Court Rules Against Ploy To Remove Trump From Ballot

Former President Donald Trump won a major victory this week, when the Minnesota Supreme Court rejected the attempt to remove Trump from the GOP primary ballot in the state.

Some groups had challenged whether Trump could appear on the ballot, citing the “insurrectionist ban” that’s included in the 14th Amendment. The high court in Minnesota, though, said it wouldn’t allow Trump to be removed from the primary ballot, but said that the challengers could try to block him from the general election ballot for next year if he were to ultimately win the GOP nomination.

Ratified following the Civil War, the 14th Amendment says that any official in the U.S. who takes an oath to uphold the Constitution will be banned from holding office in the future if they “engaged in insurrection.”

However, the Constitution doesn’t specifically lay out how the ban should be enforced. It’s also only been used two different times since 1919, one of the main reasons why most experts believe the challenges to Trump’s name appearing on the ballot don’t have much chance of succeeding.

Trump’s legal team was hoping that the Minnesota Supreme Court would completely shut down this case, but the justices didn’t go that far. They only protected Trump from being removed from the primary ballot for now, leaving open the possibility that a challenge could ultimately remove his name from the general election ballot.

In its ruling, the court wrote:

“There is no state statute that prohibits a major political party from placing on the presidential nomination primary ballot, or sending delegates to the national convention supporting, a candidate who is ineligible to hold office.”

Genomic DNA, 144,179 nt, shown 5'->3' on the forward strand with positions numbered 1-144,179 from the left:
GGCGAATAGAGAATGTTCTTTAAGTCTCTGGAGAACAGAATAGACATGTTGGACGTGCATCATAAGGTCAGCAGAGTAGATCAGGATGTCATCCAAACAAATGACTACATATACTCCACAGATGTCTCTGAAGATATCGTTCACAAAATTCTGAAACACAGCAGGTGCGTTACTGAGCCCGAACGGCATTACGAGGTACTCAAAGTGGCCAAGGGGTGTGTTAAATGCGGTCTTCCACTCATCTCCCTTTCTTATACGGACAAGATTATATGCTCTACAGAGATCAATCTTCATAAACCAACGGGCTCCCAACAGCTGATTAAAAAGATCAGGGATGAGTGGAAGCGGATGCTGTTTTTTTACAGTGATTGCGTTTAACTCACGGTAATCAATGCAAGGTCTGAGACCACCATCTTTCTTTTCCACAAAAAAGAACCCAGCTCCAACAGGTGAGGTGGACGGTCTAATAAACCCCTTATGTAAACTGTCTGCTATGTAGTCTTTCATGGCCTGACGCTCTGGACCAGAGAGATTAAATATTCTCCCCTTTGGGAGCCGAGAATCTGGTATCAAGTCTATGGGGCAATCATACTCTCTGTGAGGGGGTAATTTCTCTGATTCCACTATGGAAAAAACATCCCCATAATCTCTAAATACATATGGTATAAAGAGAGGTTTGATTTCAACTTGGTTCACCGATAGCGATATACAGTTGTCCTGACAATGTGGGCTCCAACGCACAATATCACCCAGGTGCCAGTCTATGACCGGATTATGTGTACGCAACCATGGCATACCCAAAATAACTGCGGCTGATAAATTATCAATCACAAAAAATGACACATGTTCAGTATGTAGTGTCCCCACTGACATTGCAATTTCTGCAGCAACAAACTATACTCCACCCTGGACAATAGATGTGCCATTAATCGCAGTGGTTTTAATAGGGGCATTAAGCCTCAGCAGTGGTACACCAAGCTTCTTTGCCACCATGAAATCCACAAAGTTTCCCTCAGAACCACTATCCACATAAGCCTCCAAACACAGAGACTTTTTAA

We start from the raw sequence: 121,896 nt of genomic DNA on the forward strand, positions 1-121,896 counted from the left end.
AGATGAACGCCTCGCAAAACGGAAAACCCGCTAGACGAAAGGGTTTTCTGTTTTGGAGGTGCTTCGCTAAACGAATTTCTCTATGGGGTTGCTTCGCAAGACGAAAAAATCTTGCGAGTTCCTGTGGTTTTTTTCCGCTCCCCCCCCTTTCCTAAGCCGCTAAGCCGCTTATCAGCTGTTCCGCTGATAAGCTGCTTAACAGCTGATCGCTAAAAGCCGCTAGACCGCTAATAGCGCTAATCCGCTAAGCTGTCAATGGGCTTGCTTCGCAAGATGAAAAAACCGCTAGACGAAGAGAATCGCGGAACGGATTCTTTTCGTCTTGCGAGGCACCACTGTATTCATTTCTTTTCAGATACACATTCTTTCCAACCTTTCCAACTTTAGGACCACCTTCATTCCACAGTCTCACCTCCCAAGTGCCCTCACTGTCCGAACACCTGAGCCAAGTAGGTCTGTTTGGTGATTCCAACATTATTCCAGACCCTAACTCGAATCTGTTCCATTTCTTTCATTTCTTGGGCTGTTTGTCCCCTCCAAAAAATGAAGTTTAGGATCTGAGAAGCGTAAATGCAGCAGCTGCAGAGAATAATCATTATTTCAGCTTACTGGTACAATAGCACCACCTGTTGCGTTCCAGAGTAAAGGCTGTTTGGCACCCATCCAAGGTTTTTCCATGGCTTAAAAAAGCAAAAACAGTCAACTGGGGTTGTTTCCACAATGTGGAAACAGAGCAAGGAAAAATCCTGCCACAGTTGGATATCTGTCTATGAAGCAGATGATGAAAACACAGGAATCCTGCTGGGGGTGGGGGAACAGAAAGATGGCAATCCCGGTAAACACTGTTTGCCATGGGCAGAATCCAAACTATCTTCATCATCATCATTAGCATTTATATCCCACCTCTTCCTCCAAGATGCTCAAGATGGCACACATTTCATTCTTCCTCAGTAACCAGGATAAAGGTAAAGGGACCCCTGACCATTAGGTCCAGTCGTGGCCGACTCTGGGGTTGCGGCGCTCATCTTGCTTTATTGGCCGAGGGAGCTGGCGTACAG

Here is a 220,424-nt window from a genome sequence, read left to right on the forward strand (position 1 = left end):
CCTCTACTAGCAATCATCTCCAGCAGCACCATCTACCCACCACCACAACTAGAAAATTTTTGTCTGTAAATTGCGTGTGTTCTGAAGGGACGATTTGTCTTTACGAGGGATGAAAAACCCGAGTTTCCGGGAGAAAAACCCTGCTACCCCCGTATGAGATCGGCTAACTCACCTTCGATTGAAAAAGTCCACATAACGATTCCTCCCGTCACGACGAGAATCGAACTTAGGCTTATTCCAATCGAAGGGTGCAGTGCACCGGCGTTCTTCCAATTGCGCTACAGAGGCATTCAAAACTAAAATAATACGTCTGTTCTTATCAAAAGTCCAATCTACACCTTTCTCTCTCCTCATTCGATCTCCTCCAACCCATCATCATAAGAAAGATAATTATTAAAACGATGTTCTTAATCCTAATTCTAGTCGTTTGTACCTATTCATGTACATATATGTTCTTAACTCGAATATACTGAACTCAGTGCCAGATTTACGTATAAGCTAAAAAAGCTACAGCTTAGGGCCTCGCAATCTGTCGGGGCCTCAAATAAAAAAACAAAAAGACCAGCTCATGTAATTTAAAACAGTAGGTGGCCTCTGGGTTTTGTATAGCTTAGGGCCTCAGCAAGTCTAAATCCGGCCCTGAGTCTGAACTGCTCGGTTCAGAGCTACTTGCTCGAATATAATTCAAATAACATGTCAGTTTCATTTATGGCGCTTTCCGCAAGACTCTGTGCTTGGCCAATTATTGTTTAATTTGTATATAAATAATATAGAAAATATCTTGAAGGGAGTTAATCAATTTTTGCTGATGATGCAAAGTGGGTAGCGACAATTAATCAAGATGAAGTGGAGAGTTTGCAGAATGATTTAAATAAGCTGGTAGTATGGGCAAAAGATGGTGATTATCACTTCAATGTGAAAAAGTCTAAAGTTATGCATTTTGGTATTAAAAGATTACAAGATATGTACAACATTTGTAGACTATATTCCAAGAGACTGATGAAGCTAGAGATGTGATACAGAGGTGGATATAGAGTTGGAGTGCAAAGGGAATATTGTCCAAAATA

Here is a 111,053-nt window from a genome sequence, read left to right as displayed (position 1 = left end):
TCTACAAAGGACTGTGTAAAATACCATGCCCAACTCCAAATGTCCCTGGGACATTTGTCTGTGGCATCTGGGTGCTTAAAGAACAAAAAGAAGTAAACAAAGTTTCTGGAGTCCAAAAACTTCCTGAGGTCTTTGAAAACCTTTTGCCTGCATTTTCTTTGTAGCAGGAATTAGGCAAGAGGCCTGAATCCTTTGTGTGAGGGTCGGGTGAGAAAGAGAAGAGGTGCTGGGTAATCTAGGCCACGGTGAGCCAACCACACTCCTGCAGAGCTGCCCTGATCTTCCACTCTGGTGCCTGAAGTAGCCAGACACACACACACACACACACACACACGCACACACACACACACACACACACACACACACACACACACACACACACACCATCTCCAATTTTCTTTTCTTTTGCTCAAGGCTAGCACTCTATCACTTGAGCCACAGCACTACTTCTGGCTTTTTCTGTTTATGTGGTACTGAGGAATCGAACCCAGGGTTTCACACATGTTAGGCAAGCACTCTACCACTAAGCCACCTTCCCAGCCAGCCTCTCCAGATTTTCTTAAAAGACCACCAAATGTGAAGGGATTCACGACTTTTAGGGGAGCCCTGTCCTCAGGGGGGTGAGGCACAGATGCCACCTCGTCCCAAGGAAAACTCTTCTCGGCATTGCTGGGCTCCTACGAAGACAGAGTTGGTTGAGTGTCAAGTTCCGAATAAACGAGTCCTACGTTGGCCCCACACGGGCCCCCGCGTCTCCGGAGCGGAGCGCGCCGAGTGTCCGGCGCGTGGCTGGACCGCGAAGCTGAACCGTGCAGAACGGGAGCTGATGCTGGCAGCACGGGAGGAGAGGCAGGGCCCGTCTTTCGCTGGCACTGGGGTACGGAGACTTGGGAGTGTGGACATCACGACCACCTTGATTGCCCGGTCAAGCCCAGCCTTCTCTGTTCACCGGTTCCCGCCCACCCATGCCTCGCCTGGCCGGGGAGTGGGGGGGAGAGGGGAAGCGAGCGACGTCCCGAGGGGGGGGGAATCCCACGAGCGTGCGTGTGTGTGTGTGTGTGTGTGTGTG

As such, the justices wrote “there is no error to correct” at this point.

The case was dismissed by the justices because of this, but they also added that the challengers wouldn’t be prevented from “bringing a petition raising their claims as to the general election.”

In ruling this way, the Minnesota Supreme Court didn’t weigh in at all on whether the Capitol riots in January of 2021 amounted to an insurrection, nor whether Trump ever “engaged” in that insurrection, which could disqualify him from holding future office.

It’s possible that the challengers in the case, a bipartisan group of voters in Minnesota, could still appeal the decision up to the U.S. Supreme Court.

The GOP primary in Minnesota is scheduled for March 5.

Following the ruling, Steven Cheung, a spokesman for the Trump campaign, said:

“[The decision] is further validation of the Trump Campaign’s consistent argument that the 14th Amendment ballot challenges are nothing more than strategic, un-Constitutional attempts to interfere with the election.”

As such, he said that all lawsuits like it “should be summarily thrown out wherever they next arise.”

Similar challenges are in the works in Michigan and Colorado. Closing arguments are set to take place on November 15 in Colorado.

Despite more of these challenges arising, many legal experts believe that there will be appeals that make it up to the U.S. Supreme Court, which would then make the final decision for how every state in the nation would have to act.